Coronary artery bypass surgery (CABG) is a major heart operation that is carried out on almost 30,000 people each year in the UK alone. This is a planned operation but may be needed promptly because of the imminent risk of a heart attack, or because the pain of angina is becoming difficult to cope with. Although often carried out within the National Health Service (NHS), private heart bypass surgery is becoming more readily available, particularly in the larger private hospitals in major cities.

Who needs heart bypass surgery?

Cardiovascular disease is one of the most common chronic diseases of middle age. It is partly due to the effects of ageing on the blood vessels and heart and partly due to genetics and environmental factors. People who eat a lot of fatty and sugary food (takeaways, chips, burgers and chocolate, for example) and do very little exercise tend to develop atherosclerosis, whether or not they gain weight and look unhealthy from the outside.

Atherosclerosis causes fatty plaques to build up inside the walls of the arteries, which then harden and also narrow. Blood is less able to pass through the arteries as freely as it once did, and the tissues supplied by the affected blood vessels can get short of oxygen. When this happens in the coronary arteries, the blood vessels that feed the heart muscle, it causes the pain of angina. If the vessel becomes blocked by a blood clot, this stops the blood supply altogether, causing a heart attack.

Heart bypass surgery is done to relieve the pain of angina and to reduce the risk of a heart attack. It is therefore recommended for anyone who has severe angina, and anyone whose coronary arteries have narrowings, as shown by an imaging test called an angiogram.

What happens during the surgery?

The aim of heart bypass surgery is to replace the diseased coronary arteries with pieces of healthy artery that are taken from elsewhere in the body, usually the legs. Bypass surgery is now almost routine but it is a major procedure as the heart has to be stopped to allow the cardiac surgeon to attach the new blood vessels. This means that a heart and lung machine, operated by a specialist perfusionist, must be used to make sure the blood supply to the rest of the body is kept as normal as possible.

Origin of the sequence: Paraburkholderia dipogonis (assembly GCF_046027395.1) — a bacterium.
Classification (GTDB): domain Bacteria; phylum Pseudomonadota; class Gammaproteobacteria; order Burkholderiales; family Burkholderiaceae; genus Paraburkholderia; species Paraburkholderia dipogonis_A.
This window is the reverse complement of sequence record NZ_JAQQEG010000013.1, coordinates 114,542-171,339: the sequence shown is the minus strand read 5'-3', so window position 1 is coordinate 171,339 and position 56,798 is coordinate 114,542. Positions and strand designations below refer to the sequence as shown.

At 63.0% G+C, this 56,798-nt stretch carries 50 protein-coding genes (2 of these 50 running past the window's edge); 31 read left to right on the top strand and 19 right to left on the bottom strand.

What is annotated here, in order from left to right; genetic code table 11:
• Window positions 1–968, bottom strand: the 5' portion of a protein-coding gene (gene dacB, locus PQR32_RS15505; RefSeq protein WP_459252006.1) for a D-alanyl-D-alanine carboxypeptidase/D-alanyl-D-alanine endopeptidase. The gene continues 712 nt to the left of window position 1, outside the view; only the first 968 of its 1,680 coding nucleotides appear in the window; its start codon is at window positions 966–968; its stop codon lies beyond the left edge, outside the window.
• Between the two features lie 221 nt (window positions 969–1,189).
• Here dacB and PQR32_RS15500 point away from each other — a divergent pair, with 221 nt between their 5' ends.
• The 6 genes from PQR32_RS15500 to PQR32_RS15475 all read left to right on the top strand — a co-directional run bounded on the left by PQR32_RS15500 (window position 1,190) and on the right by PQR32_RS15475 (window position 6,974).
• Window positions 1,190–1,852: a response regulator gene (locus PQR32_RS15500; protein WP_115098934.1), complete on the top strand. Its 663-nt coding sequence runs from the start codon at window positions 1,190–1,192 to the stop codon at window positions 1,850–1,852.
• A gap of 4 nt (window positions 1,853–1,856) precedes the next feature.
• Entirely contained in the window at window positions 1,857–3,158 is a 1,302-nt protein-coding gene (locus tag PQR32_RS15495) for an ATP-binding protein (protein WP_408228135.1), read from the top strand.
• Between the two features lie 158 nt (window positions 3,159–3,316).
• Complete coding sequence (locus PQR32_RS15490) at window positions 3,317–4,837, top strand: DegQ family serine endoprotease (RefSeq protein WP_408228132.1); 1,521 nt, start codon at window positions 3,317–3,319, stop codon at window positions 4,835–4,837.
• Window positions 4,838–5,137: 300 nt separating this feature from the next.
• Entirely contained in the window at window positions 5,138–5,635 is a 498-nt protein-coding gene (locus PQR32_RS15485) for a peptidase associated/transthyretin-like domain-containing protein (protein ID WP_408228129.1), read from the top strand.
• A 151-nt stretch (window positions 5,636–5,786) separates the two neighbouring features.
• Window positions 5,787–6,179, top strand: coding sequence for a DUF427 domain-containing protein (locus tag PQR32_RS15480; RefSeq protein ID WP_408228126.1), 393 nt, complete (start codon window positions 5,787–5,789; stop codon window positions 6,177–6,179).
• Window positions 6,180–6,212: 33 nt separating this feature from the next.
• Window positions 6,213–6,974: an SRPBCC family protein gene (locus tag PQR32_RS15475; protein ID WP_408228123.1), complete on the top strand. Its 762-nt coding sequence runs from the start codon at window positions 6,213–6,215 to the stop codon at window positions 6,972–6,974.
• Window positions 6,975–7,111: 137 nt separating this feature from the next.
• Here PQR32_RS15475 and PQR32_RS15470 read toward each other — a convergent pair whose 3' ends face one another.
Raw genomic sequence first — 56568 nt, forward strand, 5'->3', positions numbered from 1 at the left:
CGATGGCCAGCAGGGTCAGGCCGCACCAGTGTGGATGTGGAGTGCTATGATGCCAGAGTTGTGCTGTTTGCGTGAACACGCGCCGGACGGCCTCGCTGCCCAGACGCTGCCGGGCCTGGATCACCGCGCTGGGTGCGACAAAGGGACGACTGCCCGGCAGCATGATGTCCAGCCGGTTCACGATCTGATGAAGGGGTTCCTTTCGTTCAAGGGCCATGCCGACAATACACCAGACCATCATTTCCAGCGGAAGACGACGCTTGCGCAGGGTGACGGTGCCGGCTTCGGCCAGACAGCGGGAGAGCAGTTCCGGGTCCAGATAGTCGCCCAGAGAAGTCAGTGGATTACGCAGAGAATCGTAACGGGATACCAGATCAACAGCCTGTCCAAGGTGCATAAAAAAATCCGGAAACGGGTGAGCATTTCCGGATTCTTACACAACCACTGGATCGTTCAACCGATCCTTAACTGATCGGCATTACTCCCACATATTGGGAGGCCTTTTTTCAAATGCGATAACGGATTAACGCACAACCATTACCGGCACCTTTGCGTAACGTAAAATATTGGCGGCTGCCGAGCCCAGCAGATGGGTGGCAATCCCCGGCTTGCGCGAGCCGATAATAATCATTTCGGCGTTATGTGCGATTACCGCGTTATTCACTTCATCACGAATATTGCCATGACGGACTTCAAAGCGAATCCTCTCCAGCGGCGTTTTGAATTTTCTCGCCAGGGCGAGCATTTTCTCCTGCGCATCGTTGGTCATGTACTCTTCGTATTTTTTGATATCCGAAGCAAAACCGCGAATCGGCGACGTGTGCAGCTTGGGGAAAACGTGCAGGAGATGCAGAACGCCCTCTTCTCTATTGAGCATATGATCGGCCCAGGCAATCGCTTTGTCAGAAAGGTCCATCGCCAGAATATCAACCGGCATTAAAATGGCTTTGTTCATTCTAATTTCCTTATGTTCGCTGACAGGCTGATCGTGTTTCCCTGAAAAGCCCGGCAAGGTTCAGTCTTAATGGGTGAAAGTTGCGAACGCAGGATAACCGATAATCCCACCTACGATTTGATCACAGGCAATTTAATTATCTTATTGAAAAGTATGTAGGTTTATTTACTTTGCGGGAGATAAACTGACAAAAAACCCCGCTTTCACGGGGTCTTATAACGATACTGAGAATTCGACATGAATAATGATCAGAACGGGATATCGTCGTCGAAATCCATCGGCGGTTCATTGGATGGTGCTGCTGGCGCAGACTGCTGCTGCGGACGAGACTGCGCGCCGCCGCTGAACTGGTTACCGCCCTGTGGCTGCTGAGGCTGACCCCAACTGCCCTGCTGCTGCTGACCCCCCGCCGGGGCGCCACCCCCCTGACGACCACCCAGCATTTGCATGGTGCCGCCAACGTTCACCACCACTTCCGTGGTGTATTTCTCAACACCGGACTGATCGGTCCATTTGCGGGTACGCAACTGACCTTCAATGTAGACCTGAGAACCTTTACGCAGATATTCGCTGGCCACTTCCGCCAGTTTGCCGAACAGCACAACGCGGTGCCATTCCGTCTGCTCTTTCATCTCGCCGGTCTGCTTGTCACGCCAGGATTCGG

An incision is made in the chest, along the length of the breastbone, and the rib cage is opened to allow access to the heart. The blood vessels are attached in several places and the number of vessels used is indicated in the name given to the operation. In a quadruple heart bypass, for example, four separate vessels are used to boost the blood supply to the heart muscle, taking over the job of the coronary arteries.

Options for private surgery in the UK

Since heart bypass surgery is a major operation that requires at least a short stay in an intensive care unit, it can only be done with private hospitals that have both an intensive care facility and the cardiology expertise and operating theatres necessary. Most of the smaller private hospitals around the UK can offer cardiac assessment but if you want to go privately for your heart operation, you will need to look at the larger private hospitals, or at private wings of NHS hospitals that specialise in cardiology.

Four of the largest centres for private heart bypass surgery are:

  • Private heart bypass surgery at Papworth Hospital, Cambridgeshire: the Papworth Clinic is the private patient’s centre at this major heart hospital and it offers CABG and other heart procedures to patients who are self-pay, insured through private medical insurance, or who are sponsored by their employer or by a foreign embassy (all international patients must have a private heart bypass as they are not eligible for NHS treatment).

  • Private cardiac bypass surgery at London Bridge Hospital, London: this large private hospital in central London has an established cardiothoracic unit with 26 private rooms dedicated to cardiac interventions and heart surgery, including bypass surgery. Its eight cardiac surgeons are supported by a team of ten consultant anaesthetists with considerable experience of heart surgery, and by intensive care facilities.

  • Private care for heart surgery at Cromwell Hospital, London: this private hospital, run by BUPA, has advanced diagnostic facilities, including an angiography suite that is equipped with 3D imaging. The expert surgeons offer heart bypass surgery with an open operation and heart and lung machine support, and a minimally invasive heart bypass surgery technique, which does not require the heart to be stopped.

  • Specialist cardiac care at the private Spire Hospital in Southampton: over 600 heart operations are carried out each year by a team of cardiothoracic surgeons. Private heart bypass surgery is available, as is heart valve repair, and replacement of heart valves with mechanical prostheses.

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